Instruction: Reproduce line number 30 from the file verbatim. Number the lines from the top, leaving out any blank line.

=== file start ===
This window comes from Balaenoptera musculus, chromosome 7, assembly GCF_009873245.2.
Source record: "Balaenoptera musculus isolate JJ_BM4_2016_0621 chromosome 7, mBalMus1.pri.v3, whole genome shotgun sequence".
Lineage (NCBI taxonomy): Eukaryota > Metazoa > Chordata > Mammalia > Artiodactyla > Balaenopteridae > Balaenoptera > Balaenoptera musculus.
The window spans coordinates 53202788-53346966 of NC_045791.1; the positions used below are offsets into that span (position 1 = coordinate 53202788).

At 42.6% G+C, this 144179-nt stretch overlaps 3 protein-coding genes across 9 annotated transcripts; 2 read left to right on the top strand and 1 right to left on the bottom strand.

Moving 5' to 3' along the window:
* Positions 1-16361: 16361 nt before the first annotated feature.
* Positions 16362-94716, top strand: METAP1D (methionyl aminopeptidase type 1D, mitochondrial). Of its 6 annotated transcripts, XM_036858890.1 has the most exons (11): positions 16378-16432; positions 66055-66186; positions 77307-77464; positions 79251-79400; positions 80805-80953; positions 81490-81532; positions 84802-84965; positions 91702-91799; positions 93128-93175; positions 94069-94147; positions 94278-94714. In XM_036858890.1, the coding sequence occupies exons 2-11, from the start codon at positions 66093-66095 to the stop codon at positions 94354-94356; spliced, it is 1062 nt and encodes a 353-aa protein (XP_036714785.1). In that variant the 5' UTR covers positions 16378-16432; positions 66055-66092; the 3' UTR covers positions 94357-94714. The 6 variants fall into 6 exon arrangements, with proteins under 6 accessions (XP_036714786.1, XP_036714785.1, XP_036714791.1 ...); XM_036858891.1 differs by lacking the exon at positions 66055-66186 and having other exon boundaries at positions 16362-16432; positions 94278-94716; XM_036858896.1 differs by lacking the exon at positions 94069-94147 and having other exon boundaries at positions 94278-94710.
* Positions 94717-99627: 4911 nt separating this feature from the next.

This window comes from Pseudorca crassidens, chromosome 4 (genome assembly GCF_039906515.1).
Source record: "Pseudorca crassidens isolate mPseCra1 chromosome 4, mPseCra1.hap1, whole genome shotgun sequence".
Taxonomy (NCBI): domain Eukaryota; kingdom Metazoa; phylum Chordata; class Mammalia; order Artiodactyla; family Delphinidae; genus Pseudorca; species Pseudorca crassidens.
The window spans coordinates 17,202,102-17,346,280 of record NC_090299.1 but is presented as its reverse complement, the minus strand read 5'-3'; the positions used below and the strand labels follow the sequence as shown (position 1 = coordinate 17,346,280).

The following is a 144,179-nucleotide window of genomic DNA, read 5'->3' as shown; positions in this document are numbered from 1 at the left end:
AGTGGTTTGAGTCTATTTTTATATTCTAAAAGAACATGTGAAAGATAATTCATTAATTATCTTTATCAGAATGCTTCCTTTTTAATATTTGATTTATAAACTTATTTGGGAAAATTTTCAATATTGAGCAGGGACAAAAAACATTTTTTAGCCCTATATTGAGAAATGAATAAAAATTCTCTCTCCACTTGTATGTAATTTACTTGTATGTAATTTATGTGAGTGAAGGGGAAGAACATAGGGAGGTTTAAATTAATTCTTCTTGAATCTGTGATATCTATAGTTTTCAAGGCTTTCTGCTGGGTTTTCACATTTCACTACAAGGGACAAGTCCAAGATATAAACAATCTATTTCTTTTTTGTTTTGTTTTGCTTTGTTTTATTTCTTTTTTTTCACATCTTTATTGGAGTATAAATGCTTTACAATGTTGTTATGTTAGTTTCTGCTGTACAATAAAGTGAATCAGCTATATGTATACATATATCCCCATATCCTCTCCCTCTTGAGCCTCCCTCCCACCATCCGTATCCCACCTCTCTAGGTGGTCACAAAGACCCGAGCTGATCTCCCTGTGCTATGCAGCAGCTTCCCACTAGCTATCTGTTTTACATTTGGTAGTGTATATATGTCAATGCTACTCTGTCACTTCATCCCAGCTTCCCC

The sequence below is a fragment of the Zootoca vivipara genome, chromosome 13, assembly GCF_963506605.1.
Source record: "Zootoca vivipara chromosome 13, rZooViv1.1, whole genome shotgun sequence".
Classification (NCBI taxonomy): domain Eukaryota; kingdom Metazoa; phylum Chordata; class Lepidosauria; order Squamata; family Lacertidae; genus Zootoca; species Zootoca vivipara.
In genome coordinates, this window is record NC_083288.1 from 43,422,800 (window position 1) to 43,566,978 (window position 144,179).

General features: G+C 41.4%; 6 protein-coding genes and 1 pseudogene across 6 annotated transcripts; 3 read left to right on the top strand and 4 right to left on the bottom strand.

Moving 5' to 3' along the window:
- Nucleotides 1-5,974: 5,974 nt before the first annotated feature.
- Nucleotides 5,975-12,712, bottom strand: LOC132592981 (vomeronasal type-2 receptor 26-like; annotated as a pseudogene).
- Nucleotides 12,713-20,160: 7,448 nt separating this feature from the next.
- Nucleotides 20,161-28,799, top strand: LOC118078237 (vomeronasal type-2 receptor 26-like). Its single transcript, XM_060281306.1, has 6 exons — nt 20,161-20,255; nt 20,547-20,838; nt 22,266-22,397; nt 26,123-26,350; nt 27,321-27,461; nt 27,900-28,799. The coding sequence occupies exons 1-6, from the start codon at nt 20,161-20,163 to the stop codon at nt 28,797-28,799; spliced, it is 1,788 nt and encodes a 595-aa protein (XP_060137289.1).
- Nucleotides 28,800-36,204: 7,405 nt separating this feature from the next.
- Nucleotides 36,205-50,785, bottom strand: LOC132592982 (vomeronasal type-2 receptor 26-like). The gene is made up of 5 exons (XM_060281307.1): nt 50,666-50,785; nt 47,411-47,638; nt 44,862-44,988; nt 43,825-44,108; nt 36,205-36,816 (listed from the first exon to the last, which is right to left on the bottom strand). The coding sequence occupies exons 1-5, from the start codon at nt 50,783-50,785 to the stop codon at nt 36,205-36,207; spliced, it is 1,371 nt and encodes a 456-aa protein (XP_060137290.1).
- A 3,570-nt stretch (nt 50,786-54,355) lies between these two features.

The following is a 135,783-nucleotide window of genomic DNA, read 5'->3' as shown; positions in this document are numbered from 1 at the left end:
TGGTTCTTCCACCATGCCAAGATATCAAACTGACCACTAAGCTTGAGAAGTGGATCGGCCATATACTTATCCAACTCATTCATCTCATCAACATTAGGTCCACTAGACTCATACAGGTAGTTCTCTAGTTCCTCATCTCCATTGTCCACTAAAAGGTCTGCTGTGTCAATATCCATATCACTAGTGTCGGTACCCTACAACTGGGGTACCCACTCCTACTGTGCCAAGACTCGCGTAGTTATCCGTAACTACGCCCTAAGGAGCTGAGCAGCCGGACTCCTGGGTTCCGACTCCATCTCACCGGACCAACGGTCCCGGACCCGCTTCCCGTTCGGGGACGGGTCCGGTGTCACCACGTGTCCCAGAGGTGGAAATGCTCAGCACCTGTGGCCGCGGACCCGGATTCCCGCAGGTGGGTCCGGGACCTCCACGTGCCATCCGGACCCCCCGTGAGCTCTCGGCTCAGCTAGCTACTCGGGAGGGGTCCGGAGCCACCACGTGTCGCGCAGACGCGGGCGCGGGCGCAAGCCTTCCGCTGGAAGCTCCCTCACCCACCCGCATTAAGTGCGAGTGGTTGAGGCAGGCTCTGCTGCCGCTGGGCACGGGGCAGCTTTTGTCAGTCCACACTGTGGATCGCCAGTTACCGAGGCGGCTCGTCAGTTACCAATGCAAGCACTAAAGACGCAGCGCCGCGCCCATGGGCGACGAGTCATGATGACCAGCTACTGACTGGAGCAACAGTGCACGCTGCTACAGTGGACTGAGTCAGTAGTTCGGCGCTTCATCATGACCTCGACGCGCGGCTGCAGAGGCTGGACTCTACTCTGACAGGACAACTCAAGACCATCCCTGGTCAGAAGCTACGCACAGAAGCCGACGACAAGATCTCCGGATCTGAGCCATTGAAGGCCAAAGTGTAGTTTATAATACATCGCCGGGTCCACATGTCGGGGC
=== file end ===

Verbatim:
TGGTTCTTCCACCATGCCAAGATATCAAACTGACCACTAAGCTTGAGAAGTGGATCGGCCATATACTTATCCAACTCATTCATCTCATCAACATTAGGTCCACTAGACTCATACAGGTAGTTCTCTAGTTCCTCATCTCCATTGTCCACTAAAAGGTCTGCTGTGTCAATATCCATATCACTAGTGTCGGTACCCTACAACTGGGGTACCCACTCCTACTGTGCCAAGACTCGCGTAGTTATCCGTAACTACGCCCTAAGGAGCTGAGCAGCCGGACTCCTGGGTTCCGACTCCATCTCACCGGACCAACGGTCCCGGACCCGCTTCCCGTTCGGGGACGGGTCCGGTGTCACCACGTGTCCCAGAGGTGGAAATGCTCAGCACCTGTGGCCGCGGACCCGGATTCCCGCAGGTGGGTCCGGGACCTCCACGTGCCATCCGGACCCCCCGTGAGCTCTCGGCTCAGCTAGCTACTCGGGAGGGGTCCGGAGCCACCACGTGTCGCGCAGACGCGGGCGCGGGCGCAAGCCTTCCGCTGGAAGCTCCCTCACCCACCCGCATTAAGTGCGAGTGGTTGAGGCAGGCTCTGCTGCCGCTGGGCACGGGGCAGCTTTTGTCAGTCCACACTGTGGATCGCCAGTTACCGAGGCGGCTCGTCAGTTACCAATGCAAGCACTAAAGACGCAGCGCCGCGCCCATGGGCGACGAGTCATGATGACCAGCTACTGACTGGAGCAACAGTGCACGCTGCTACAGTGGACTGAGTCAGTAGTTCGGCGCTTCATCATGACCTCGACGCGCGGCTGCAGAGGCTGGACTCTACTCTGACAGGACAACTCAAGACCATCCCTGGTCAGAAGCTACGCACAGAAGCCGACGACAAGATCTCCGGATCTGAGCCATTGAAGGCCAAAGTGTAGTTTATAATACATCGCCGGGTCCACATGTCGGGGC